Well, the engine and chassis had essentially been decided by KTM’s engineers in Austria, as these 790 Adventure models needed to use the same platform as the 790 Duke. So our focus in the USA was with testing things such as the suspension package, the cooling system, the brakes, the egonomics, the wheels and tyres, and a whole heap of other little things that you can get lost in. Basically, everything on the bike has to be thoroughly tested. Coming from a racing background, it was an interesting learning experience for me because you can do whatever you want to make a race bike better, and because you’re making those changes only for yourself. With R&D testing for a production bike, however, you need to work within certain parameters – primarily cost considerations and whether certain parts will work for mass production. It becomes political in the sense that you really need to make your case for any component to the project leader, who then takes it to upper management. So to get your way on something can often be a long process, simply because there are checks and balances along the way. But that’s the only way to do it because any bike has to be affordable, both for the manufacturer and the end consumer.
So how hard did you need to argue your case to fit the WP Xplor suspension to the 790 Adventure R?
Super-hard [laughs]. I mean, that suspension was something really worth arguing for because it clearly improved the bike by a quantum leap. It’s actually a funny story because it was a real turning point for the 790 R. We were testing in Spain and weren’t even supposed to be testing the Xplor stuff because it was simply going to be too expensive for production. But we did. And it made the bike so much better. Immediately, I was like, “Guys, we have to use this Xplor stuff; it’s that good”. Fortunately, the project leader took our feedback seriously, and he successfully made the case that it was worth fitting these higher-end Xplor components – with fully adjustable preload on both the front and rear – to the production bike. In my mind, the suspension performance defines the bike. And compared to the other bikes in its segment, the 790 Adventure R’s suspension is in a whole other league.
“We weren’t even supposed to be testing the Xplor fork and shock because it was simply going to be too expensive for production. But we did. And it clearly improved the bike by a quantum leap.”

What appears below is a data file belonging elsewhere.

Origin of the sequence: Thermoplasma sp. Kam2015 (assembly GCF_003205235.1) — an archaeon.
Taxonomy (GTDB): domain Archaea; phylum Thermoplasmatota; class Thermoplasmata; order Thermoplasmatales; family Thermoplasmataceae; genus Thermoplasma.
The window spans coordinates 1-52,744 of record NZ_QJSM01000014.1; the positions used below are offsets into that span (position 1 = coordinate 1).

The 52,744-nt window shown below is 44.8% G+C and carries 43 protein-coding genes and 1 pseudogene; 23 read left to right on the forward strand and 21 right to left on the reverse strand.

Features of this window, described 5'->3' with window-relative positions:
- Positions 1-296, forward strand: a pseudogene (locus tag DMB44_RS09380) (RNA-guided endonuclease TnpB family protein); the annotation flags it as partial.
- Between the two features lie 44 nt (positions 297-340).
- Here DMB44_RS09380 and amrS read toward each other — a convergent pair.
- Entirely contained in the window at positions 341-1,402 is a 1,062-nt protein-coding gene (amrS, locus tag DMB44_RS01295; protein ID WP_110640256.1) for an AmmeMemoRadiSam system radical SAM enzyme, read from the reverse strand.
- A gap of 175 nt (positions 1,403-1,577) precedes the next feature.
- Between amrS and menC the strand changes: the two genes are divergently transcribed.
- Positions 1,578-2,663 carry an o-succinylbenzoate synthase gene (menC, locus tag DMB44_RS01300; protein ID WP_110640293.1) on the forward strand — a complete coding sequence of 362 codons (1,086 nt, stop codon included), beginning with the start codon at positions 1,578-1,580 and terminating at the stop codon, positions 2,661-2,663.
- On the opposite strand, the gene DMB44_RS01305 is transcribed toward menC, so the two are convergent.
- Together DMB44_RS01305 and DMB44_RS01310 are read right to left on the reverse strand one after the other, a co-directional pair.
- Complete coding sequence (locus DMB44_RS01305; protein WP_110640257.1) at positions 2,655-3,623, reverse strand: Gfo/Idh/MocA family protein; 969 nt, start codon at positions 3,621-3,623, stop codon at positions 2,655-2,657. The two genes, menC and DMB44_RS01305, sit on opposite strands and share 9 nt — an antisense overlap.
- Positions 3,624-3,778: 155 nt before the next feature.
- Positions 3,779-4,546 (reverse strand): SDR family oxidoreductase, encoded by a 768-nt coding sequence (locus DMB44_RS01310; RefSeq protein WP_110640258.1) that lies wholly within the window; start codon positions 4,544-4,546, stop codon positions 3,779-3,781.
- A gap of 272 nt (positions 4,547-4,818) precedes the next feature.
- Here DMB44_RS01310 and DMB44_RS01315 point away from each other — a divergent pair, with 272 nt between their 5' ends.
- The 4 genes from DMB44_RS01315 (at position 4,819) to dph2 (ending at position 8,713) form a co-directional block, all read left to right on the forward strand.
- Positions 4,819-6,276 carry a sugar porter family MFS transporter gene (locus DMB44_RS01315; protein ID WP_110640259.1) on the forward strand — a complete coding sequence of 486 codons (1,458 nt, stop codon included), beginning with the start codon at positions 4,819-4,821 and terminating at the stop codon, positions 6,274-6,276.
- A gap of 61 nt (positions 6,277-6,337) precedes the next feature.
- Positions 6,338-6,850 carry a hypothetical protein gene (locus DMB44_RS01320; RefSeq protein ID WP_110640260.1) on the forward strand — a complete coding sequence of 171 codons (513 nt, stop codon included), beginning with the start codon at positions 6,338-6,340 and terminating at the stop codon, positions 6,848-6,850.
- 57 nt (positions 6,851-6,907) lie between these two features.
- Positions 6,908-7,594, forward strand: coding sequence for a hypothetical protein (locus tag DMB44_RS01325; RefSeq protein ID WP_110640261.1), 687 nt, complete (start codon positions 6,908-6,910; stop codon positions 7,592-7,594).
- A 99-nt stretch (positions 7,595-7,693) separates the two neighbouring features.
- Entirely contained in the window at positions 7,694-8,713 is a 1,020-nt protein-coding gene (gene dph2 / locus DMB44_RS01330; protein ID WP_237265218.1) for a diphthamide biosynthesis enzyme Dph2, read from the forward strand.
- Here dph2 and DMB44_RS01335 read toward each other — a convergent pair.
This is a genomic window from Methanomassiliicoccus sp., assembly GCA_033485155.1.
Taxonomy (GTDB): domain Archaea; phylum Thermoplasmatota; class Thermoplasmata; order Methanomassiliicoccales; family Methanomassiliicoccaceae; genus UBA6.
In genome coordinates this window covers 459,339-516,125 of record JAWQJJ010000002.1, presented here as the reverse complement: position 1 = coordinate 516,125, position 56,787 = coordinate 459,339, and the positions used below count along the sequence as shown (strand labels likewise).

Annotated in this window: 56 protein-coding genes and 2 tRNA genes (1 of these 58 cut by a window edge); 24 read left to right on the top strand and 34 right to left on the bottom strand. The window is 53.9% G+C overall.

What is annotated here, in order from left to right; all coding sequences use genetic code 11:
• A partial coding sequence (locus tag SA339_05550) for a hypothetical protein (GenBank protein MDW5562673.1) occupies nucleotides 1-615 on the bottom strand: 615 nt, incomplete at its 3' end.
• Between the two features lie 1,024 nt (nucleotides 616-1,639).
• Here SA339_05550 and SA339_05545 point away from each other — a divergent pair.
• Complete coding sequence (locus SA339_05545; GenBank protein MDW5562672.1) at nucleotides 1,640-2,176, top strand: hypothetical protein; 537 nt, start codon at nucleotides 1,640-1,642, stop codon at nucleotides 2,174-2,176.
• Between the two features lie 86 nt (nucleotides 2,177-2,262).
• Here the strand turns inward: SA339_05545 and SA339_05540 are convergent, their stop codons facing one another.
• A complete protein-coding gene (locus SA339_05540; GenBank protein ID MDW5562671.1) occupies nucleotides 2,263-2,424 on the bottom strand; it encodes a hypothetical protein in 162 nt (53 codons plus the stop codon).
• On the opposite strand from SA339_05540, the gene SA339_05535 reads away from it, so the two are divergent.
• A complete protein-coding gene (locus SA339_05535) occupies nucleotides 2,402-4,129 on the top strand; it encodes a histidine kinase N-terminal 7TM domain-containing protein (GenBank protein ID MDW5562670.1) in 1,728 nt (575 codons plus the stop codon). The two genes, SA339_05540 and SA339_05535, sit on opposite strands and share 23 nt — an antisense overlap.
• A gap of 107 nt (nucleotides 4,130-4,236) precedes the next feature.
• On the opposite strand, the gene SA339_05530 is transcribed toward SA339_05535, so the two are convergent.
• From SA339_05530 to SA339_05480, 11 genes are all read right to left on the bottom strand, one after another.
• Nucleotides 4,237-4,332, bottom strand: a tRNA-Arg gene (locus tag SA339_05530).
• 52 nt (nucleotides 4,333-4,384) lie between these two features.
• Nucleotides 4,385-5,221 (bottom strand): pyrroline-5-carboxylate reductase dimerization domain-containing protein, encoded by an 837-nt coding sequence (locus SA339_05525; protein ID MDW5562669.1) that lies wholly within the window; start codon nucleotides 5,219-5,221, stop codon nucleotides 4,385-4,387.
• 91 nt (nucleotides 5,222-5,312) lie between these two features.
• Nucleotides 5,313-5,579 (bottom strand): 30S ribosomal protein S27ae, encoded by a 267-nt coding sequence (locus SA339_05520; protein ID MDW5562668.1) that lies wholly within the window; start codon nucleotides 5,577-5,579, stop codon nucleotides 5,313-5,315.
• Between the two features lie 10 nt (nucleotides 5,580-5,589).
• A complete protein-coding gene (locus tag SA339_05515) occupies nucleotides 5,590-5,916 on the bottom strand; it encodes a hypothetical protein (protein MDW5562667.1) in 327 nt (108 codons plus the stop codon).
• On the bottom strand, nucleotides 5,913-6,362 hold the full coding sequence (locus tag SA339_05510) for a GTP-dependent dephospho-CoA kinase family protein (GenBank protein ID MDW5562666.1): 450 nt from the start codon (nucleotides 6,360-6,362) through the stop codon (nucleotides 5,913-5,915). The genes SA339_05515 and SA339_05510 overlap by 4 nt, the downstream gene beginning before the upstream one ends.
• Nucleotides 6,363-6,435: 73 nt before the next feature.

Tell us about the heat test failures in the USA. That was also a turning point for the 790’s development, right?
Yeah, it was. Funny story too. It was our first big test at our North American facility and basically we tried to kill the bikes. All the guys came over from Austria and we had a two-week schedule where we planned to test geometry, handling and a heap of other things, but heat testing was what we did first. I designed a heat-test course that was as extreme as it possibly could be. We rode the bikes in deep sand in 40- to 45-degree temperatures, and we killed the bikes. That two-week test lasted just two days, and I was initially concerned that it was the beginning and end of R&D testing at this facility [laughs]. But it revealed a weakness that we needed to find a solution for, and that’s what happened. I mean, we were halfway through the development process and what we discovered meant a major redesign and a major re-think of the project. The guys went back to Austria and got to work on solutions, which included fitting larger, more efficient radiators and better cooling fans.
And that prompted a shift in KTM’s philosophy for the bike?
It did. Combined with the decision to up-spec the suspension, the modifications the failed heat testing demanded absolutely prompted a shift in KTM’s philosophy for the bike. Instead of a building a bike that was comparable with what already existed in its segment, KTM committed to the idea that the 790 Adventure R would be the most capable and performance-oriented Adventure model they’d ever built. That shift meant the bike’s price point would jump significantly, but it was something KTM felt was necessary.
“We were halfway through the development process and what we discovered when the bikes failed the heat test meant a major redesign and a major re-think of the project.”
What’s it been like to observe the fruits of your R&D work here at the 790 models’ launch?
Really cool. It’s a great feeling to come out the end of that bike development process that you’re immersed in at a real micro level for so long, and then to hear all the positive comments about the bikes; especially because so many journalists made special mention of the Xplor suspension being one Adventure R model’s best attributes. I’m really proud of the finished product and about the role North America played in making it such a special model.
MORE ON THE KTM 790